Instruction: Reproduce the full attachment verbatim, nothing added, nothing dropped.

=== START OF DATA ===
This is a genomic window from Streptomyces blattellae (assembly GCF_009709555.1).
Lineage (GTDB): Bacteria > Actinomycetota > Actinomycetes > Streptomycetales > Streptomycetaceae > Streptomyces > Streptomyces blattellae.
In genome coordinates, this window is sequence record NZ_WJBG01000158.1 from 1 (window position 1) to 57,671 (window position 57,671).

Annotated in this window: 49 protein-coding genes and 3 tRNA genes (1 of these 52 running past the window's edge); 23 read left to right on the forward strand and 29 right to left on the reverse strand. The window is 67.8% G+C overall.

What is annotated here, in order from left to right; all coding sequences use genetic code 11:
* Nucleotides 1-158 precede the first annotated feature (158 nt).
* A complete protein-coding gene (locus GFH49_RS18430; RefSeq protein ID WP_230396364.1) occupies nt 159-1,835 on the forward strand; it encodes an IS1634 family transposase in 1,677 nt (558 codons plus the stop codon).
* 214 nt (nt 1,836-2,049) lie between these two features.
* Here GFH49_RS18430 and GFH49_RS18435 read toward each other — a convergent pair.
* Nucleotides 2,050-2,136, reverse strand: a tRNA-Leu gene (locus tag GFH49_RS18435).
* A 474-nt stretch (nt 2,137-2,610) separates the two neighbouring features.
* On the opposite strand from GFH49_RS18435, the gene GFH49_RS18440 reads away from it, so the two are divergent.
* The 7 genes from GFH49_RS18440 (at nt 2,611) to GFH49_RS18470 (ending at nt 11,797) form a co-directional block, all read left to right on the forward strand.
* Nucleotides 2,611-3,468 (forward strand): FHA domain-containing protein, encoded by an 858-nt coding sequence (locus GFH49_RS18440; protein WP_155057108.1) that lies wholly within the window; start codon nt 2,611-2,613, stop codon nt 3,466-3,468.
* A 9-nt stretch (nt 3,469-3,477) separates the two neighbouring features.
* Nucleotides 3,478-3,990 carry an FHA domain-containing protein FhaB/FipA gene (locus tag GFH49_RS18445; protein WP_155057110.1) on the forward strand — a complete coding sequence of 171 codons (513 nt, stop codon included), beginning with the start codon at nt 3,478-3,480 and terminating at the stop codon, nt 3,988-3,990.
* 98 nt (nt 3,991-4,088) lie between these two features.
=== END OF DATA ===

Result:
This is a genomic window from Streptomyces blattellae (assembly GCF_009709555.1).
Lineage (GTDB): Bacteria > Actinomycetota > Actinomycetes > Streptomycetales > Streptomycetaceae > Streptomyces > Streptomyces blattellae.
In genome coordinates, this window is sequence record NZ_WJBG01000158.1 from 1 (window position 1) to 57,671 (window position 57,671).

Annotated in this window: 49 protein-coding genes and 3 tRNA genes (1 of these 52 running past the window's edge); 23 read left to right on the forward strand and 29 right to left on the reverse strand. The window is 67.8% G+C overall.

What is annotated here, in order from left to right; all coding sequences use genetic code 11:
* Nucleotides 1-158 precede the first annotated feature (158 nt).
* A complete protein-coding gene (locus GFH49_RS18430; RefSeq protein ID WP_230396364.1) occupies nt 159-1,835 on the forward strand; it encodes an IS1634 family transposase in 1,677 nt (558 codons plus the stop codon).
* 214 nt (nt 1,836-2,049) lie between these two features.
* Here GFH49_RS18430 and GFH49_RS18435 read toward each other — a convergent pair.
* Nucleotides 2,050-2,136, reverse strand: a tRNA-Leu gene (locus tag GFH49_RS18435).
* A 474-nt stretch (nt 2,137-2,610) separates the two neighbouring features.
* On the opposite strand from GFH49_RS18435, the gene GFH49_RS18440 reads away from it, so the two are divergent.
* The 7 genes from GFH49_RS18440 (at nt 2,611) to GFH49_RS18470 (ending at nt 11,797) form a co-directional block, all read left to right on the forward strand.
* Nucleotides 2,611-3,468 (forward strand): FHA domain-containing protein, encoded by an 858-nt coding sequence (locus GFH49_RS18440; protein WP_155057108.1) that lies wholly within the window; start codon nt 2,611-2,613, stop codon nt 3,466-3,468.
* A 9-nt stretch (nt 3,469-3,477) separates the two neighbouring features.
* Nucleotides 3,478-3,990 carry an FHA domain-containing protein FhaB/FipA gene (locus tag GFH49_RS18445; protein WP_155057110.1) on the forward strand — a complete coding sequence of 171 codons (513 nt, stop codon included), beginning with the start codon at nt 3,478-3,480 and terminating at the stop codon, nt 3,988-3,990.
* 98 nt (nt 3,991-4,088) lie between these two features.